I also make a lot of loans to doctors, dentists, architects and lawyers.

      However, I will not be doing much of any business with the tech parks because I don’t lend to startups. Also, the SBA loans have a requirement that all owners of 20% or more become guarantors.  And any owner cannot be a public or government entity… and they also cannot be a large corporation… so when UCD owns a piece, there is not way to lend.

      So again, the innovation parks do not have much to do with my business.  By the way, I did not finance your building… 95% of my lending is in Southern CA and it will stay that way.

      My main interest is just to see the community stop declining into a broke and decrepit retirement village with a low-service downtown that turns into a nightclub mecca after 11 PM every night.

      And, because the mission of my business is really to grow local economies, improve communities and see people get good jobs that allow them to have a prosperous life, I am just supportive for these things.

      I will tell you one self-interest I have.  It is next to impossible for me to attract a new young professional or young family employee to locate here.  Housing costs combined with a demographic of grumpy old people and college students with your choice of 35 pizza restaurants and 25 Thai restaurants…. well let’s just say that Davis does not cut it.    And injection of young professionals and young families from these innovation parks would be good for me in this way, but also good for the vitality of the city.

  9. Michael Harrington

    Frankly:  Once we are past June 7, I would be interested in sitting down with you and see what can be done around town to improve the city’s economic health.  Best.

  10. Tia Will

    Matt and Frankly

    Matt – I meant that her support seems very tenuous.  She was about to bolt just because she was unhappy with things that CC member Swanson said.”

    This is just more of Frankly’s usual tripe when he has nothing constructive to say. The idea that I was “about to bolt” because I felt that Rochelle’s comments were needlessly negative and divisive is as patently absurd as much of what Frankly writes about me. For everyone’s information, I have been contacted by email by several individuals who are actively promoting Nishi making it clear that they were not in support of Rochelle’s aggressive and needlessly divisive comments.

     

    1. Frankly

      Tia – I owe you an apology.  I went back and re-read this and see you were writing hypothetically in the third person.

      Last Saturday, while at Farmer’s Market, I stopped to speak with a group of very young, eager students who were tabling for Measure A. One young women, prior to knowing my position, informed me that the opposition was just a bunch of greedy people who already had their homes in Davis. I wondered first where she had gotten this idea, and secondly who had coached her on her tabling technique. I guess I need look no further. If I were someone who based my decision on glib and insulting comments, she would have successfully just changed my vote from a “yes” to a “no”.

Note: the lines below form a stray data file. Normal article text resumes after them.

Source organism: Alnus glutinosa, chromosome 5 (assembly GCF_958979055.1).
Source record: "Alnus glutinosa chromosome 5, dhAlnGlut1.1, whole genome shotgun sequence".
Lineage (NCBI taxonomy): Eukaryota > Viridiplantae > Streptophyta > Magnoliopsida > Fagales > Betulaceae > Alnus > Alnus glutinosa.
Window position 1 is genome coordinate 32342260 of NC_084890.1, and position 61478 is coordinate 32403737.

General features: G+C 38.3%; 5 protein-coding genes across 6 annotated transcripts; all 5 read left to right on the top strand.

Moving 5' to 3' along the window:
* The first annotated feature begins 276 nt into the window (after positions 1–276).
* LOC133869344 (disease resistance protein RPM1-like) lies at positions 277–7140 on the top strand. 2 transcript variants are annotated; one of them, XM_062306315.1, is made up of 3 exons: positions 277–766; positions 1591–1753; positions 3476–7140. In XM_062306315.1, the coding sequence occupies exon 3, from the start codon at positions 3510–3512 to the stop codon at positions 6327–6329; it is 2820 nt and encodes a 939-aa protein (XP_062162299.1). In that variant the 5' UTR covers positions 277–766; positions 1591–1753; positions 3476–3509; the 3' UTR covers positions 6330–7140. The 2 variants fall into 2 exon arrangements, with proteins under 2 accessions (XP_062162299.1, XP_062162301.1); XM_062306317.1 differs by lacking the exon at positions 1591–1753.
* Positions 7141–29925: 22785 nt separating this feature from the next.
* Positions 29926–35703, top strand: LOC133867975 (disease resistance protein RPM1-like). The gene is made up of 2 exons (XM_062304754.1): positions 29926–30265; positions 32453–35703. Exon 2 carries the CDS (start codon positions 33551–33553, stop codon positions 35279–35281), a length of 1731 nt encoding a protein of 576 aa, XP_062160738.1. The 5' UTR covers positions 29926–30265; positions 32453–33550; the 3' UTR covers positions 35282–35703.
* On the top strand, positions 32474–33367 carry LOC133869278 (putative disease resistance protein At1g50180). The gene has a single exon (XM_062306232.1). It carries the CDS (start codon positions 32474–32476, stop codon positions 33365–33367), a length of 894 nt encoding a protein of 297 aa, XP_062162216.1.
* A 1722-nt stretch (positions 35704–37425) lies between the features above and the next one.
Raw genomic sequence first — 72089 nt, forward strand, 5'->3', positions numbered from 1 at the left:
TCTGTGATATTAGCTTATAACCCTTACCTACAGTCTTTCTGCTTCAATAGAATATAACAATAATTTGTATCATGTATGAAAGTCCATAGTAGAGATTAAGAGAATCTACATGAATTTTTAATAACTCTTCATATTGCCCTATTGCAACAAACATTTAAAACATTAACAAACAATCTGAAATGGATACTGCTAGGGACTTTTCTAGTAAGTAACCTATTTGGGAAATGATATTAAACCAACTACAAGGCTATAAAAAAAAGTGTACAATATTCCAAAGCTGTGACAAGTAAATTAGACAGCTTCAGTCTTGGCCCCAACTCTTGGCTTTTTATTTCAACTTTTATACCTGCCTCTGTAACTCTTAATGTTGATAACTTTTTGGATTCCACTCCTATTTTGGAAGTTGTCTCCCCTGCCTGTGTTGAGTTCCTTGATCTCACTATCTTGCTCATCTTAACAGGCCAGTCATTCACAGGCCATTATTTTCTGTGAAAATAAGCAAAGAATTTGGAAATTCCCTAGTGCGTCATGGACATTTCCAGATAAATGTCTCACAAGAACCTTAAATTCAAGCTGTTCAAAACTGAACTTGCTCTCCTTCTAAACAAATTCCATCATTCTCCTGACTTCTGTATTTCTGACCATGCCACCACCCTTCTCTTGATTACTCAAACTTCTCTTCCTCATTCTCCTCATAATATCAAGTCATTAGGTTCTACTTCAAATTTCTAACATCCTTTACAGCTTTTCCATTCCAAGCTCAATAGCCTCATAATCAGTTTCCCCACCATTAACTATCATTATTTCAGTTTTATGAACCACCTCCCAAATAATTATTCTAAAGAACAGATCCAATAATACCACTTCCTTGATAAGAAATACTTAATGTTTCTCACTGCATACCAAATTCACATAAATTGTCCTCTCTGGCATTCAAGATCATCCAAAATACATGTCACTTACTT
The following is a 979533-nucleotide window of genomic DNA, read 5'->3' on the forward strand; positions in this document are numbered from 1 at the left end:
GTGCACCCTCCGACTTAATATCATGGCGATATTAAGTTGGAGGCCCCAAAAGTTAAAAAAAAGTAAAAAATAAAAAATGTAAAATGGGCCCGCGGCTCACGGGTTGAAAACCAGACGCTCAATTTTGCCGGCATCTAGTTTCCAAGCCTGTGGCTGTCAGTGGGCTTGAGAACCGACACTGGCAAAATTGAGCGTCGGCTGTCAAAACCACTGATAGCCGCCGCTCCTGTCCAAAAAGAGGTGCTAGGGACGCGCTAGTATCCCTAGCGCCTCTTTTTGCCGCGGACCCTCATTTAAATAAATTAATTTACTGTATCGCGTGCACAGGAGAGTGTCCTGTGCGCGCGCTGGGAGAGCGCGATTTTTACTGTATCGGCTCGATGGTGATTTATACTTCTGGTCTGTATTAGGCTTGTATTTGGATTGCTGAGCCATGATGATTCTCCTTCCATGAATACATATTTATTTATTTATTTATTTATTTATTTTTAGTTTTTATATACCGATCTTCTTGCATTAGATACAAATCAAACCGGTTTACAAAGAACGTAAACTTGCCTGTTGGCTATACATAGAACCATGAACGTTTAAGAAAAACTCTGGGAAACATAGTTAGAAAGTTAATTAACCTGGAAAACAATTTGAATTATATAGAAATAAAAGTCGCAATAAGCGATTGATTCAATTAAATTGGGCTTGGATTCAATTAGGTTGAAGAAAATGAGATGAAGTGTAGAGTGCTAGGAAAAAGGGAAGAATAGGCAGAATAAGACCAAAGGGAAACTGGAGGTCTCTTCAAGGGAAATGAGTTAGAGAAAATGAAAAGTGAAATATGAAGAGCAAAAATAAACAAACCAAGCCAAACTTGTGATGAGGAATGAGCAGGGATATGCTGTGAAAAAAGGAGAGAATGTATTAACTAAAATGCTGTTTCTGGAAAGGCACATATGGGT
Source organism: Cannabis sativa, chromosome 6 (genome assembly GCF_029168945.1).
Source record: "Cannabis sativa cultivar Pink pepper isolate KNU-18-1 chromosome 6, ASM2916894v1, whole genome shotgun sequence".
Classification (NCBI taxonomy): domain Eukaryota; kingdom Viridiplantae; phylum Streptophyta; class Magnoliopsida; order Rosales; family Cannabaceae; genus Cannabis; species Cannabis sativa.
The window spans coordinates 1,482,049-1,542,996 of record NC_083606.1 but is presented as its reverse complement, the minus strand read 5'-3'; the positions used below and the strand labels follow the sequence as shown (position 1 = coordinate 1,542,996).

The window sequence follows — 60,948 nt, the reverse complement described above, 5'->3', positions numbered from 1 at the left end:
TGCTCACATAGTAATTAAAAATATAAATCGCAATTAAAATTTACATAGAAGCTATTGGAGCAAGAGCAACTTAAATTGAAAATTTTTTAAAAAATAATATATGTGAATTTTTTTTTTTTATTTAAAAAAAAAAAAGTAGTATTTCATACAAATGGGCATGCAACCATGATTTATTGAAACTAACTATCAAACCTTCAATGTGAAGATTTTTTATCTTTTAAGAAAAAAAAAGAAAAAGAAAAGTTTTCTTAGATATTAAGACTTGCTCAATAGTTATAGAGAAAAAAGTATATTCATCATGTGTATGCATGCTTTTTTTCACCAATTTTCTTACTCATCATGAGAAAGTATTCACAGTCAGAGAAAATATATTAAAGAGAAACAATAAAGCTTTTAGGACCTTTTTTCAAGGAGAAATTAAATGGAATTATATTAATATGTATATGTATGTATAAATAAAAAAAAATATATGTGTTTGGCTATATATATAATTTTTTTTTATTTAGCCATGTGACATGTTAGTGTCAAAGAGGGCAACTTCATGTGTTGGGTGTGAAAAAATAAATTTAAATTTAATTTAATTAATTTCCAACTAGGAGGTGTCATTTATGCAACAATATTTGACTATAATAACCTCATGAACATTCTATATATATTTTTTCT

11. Marina Kalugin

    David,   you hit the nail on the head….”small and incremental” growth…..that has not happened in decades really in Davis…. the giant mega communities like the cannery create too many homes too fast and then the developers advertise in the bay area to entice workers from that area to swarm upon Davis…..same thing happened on the other extreme of the spectrum….giant new low income apartment complexes which also exceed the demand of the moment in the Davis area and thus result in advertising in cities far from Davis where there are much larger low income populations.   The solutions are not easy as developers are much more happy building whatever is approved as fast as possible.  Instead of building what is required to fill the need, or for opportunities for those who  are already here, living in apartments or  studying or working on campus or other places locally. The larger developments and complexes open the floodgates and then new residents from far and wide are enticed to come here….and each time resulting in deleterious effects.

  12. Marina Kalugin

    For those who are not feeling the “shift in the force”…. we have another opportunity which we blew in the 60s…

    This IS the Age of Aquarius yet again and the force is with us and so forth…

    my friends who are not dead yet are rising up again and the hippies and those who truly care.

    and are NOT dead yet, and likely have more time and more money now….

    those of us who marched and protested and cried at injustice….

    ….the activists and so forth ARE prevailing.

    If one want to find out more about ME>..join me on FB…  that is where I hang out.

    The FACT that Bernie had over 21K in Sac and the same night the Killary had hardly a couple of dozen…

    AND, the mainstream media did NOT even post a picture….

    Always follow the money and especially the BIG money…

    Marina Kalugin (Rumiansev)

    once I retire…then everyone truly better watch out   LOL

    Have a blessed day and Peace out!